But how did the PPP fail to realise the loss incurred by it by leaving its star representatives, Aitzaz Ahsan and Farhatullah Babar, out of their list of candidates for the Senate? Both of them were right in principle to stand aside for want of support in their respective provincial assemblies, but it was for the party leadership to find a way to get at least one of them back in the Senate. No disrespect is meant to those elected on the PPP ticket but seasoned parliamentarians like the two left out are almost irreplaceable.
While all new members of the Senate are welcome, no one deserves a warmer greeting than Krishna Kumari from Nagarparkar. She and her brother, Veer Kohli, were born into a family of bonded haris. Both have earned fame as dedicated campaigners for human rights and social change. Krishna also won praise for improving her educational qualifications after she was married and had two children. One must welcome a gentle but firm voice from Thar’s marginalised and consistently exploited community.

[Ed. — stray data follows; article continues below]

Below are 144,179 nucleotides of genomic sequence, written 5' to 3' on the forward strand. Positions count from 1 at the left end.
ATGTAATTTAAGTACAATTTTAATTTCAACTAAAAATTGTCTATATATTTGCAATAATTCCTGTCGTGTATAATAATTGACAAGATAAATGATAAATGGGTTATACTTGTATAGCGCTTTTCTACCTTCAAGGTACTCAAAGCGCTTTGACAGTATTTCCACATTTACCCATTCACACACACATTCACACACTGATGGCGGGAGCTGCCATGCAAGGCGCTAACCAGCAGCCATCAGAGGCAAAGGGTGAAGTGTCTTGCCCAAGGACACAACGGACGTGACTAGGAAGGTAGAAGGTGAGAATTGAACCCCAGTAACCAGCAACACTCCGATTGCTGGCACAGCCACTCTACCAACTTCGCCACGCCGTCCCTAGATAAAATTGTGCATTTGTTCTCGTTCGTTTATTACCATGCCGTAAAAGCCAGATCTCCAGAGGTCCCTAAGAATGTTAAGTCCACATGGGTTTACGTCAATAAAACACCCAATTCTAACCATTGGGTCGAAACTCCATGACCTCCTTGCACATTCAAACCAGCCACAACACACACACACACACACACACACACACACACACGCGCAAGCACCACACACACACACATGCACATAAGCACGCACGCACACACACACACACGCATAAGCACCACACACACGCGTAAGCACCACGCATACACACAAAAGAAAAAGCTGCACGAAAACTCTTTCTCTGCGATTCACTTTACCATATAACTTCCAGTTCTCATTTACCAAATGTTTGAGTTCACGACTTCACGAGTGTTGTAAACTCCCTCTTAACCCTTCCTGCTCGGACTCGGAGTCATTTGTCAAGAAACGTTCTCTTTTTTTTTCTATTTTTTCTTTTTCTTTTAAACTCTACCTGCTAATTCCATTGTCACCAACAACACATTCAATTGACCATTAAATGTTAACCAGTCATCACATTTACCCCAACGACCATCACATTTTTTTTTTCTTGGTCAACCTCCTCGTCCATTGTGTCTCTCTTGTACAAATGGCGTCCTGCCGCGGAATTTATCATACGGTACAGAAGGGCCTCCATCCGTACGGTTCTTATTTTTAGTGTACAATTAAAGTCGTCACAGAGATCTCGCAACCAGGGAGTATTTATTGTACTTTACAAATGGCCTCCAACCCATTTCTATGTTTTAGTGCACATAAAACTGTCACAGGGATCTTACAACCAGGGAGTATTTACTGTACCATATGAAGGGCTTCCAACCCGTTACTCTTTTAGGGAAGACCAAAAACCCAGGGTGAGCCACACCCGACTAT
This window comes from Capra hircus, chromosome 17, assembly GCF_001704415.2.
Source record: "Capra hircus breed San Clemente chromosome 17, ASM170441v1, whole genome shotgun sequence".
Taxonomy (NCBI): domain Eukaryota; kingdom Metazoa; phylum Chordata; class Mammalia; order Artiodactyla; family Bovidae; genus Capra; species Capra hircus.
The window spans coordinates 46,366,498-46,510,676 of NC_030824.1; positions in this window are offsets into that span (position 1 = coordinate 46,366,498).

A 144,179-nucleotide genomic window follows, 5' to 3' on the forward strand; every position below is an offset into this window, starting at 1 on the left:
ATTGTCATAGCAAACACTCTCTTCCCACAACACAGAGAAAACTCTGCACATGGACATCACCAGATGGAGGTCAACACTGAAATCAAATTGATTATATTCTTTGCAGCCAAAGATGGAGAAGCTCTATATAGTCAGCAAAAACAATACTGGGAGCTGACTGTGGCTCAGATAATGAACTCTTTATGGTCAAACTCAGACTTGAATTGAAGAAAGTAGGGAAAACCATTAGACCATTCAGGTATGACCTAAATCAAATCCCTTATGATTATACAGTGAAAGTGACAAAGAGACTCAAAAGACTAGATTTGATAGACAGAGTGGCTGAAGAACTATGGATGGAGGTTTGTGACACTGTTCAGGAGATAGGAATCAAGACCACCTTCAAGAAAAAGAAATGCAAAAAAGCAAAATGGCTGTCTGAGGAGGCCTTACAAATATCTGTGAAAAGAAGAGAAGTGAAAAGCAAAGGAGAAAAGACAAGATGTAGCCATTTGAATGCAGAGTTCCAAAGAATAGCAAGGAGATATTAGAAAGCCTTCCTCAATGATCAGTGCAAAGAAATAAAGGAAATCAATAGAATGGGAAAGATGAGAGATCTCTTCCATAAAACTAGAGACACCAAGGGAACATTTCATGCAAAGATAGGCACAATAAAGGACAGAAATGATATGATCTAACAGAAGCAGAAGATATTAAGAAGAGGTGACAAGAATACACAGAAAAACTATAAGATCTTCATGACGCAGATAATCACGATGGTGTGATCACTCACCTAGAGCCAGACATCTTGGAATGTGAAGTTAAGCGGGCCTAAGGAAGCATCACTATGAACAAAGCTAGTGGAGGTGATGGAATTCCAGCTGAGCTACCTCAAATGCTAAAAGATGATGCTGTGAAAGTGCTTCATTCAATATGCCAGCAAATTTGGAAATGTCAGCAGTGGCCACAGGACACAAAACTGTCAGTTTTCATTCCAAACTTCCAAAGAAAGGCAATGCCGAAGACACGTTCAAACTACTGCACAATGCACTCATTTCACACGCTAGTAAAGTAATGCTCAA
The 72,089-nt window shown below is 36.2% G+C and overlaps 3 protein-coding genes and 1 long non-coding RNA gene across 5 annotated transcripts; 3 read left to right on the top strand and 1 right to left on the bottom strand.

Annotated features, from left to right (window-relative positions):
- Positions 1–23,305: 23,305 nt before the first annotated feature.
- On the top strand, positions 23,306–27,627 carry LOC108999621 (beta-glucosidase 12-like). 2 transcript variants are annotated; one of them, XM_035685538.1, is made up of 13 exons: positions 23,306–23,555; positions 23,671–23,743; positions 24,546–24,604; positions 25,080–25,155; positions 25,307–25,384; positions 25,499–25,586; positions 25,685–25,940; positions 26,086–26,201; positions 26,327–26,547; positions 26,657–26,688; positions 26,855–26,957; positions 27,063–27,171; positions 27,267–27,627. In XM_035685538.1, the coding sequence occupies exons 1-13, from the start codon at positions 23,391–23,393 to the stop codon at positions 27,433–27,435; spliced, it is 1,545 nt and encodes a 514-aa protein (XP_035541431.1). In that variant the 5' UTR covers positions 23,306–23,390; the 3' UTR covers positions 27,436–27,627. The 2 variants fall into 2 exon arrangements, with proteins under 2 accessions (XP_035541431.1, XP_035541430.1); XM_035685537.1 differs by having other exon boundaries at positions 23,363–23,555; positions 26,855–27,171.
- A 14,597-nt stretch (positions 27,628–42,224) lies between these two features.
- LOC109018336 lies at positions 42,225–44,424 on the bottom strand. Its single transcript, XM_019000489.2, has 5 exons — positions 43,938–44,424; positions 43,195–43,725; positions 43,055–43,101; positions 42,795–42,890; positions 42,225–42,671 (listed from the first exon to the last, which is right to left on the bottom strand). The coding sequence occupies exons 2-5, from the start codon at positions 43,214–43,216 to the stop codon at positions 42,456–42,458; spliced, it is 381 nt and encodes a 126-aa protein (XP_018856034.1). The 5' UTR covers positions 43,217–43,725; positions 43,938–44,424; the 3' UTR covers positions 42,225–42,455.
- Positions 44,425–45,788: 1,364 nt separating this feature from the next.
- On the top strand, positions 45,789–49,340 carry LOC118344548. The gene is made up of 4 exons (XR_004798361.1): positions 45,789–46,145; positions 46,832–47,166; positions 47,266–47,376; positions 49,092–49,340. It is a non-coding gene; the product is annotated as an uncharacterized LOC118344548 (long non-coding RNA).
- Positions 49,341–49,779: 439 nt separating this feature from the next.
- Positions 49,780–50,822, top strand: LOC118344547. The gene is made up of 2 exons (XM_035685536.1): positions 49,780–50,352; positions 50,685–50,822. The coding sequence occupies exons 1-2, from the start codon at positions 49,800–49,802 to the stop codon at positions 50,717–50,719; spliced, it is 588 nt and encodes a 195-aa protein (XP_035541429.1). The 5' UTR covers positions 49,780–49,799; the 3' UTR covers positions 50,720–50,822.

At this moment, it may be appropriate to appreciate the highly laudable role the Senate has played during the past few years. The house became livelier than ever and its debates not only informed people of issues in governance and of practices good and bad in the area of legislation, they also educated them in democratic essentials. Its standing committees made a sound contribution to progress towards participatory democracy. On several occasions, it modified, in the larger public interest, the bills adopted by the lower house. It also set a healthy precedent by reaching out to civil society and trying to bring legislation a little more in accord with the wishes of the people.